If you’re like 90% of the world, the term RSS feed may be something you have heard of, but never tried.
To put it simply, an RSS feed is a tool you can add to your web browser to have content from your favorite sites delivered to you in one location. As opposed to manually going to every one of your favorite pages individually and checking for new content there.
The problem with RSS feeds are that as simple and easy as the above description sounds, the majority of the world has never seemed that interested in trying it out.
And, for a number of different reasons.
For one, RSS feeds seem intimidating to the average user. It’s hard to find a simple explanation of what they do or why they are helpful, and even harder to find a simple explanation of what you, the average reader, needs to do in order to have RSS feeds working on your computer. Such as downloading a reader and installing it on your web browser. Plus, once you download a reader, the text looks more like a computer code than friendly, enriching content.
In other words, it appears as though you have to be “in the know” to understand why RSS feeds are beneficial, and the average computer user just doesn’t care to be in it.
However, RSS company Mediafed aims to change all that by simplifying the RSS feed with their new feed application, Qrius, and presenting it in terms that the average internet user would care about.
The aim of Qrius is to simplify RSS feeds by integrating articles into social and mobile news feeds. Similarly to a Facebook “like” button, or “tweet” button from Twitter, the Qrius logo will appear at the end of articles, allowing users to subscribe and create feeds to interesting websites through their social logins.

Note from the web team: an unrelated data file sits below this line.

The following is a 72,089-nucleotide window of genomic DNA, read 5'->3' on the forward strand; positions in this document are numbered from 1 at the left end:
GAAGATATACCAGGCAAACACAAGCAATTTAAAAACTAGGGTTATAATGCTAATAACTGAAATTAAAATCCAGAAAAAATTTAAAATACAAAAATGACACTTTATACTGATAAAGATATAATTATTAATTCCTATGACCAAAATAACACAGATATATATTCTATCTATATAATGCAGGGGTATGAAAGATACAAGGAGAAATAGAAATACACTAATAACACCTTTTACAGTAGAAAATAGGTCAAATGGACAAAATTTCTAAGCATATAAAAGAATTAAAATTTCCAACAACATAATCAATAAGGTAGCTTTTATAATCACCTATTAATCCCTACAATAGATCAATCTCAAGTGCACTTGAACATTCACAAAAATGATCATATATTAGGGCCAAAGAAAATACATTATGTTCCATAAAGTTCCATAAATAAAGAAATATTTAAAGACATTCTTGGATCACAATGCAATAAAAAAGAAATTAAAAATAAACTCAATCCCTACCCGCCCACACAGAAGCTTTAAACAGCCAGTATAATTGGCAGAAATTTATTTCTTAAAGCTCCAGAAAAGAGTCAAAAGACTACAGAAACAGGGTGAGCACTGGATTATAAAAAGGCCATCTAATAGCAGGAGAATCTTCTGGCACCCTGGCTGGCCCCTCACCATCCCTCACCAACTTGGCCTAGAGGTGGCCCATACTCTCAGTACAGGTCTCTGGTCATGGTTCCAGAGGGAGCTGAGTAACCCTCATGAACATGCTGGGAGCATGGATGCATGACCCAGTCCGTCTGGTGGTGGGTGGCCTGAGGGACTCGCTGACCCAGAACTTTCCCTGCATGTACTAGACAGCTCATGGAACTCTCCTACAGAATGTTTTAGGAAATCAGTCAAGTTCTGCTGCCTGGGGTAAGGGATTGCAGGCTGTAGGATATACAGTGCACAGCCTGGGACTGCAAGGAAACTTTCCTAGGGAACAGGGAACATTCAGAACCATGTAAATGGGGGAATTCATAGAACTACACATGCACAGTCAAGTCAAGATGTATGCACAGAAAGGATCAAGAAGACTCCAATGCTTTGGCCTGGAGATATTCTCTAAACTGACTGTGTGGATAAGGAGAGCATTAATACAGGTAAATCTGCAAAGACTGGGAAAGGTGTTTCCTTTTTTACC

Once a reader clicks on the Qrius logo, the app takes you, step-by-step, through the process of creating your social login, and even provides you with the direct link to download the necessary reader, Taptu. In other words, Qrius eliminates many of the barriers that have prevented us from using RSS feeds in the past, and simplifies the process of getting started.
And making RSS feeds simple was the main goal of creating Qrius, according to CEO Ashley Harrison.
“Qrius is a contemporary spin on RSS,” Harrison said. “We set out to devise a button that you could click which will enable you to consume content, i.e. subscribe to a feed…so literally one click and off that feed goes into the newsreader of your choice.”
Whether Qrius, or the concept of RSS feeds, takes off is still a mystery. Qrius is not as simple as just clicking a button and you’re off, yet, but the step-by-step process eliminates a lot of the complexity of RSS, and has a shot at “pulling the curtain” off RSS and introducing it to mainstream society.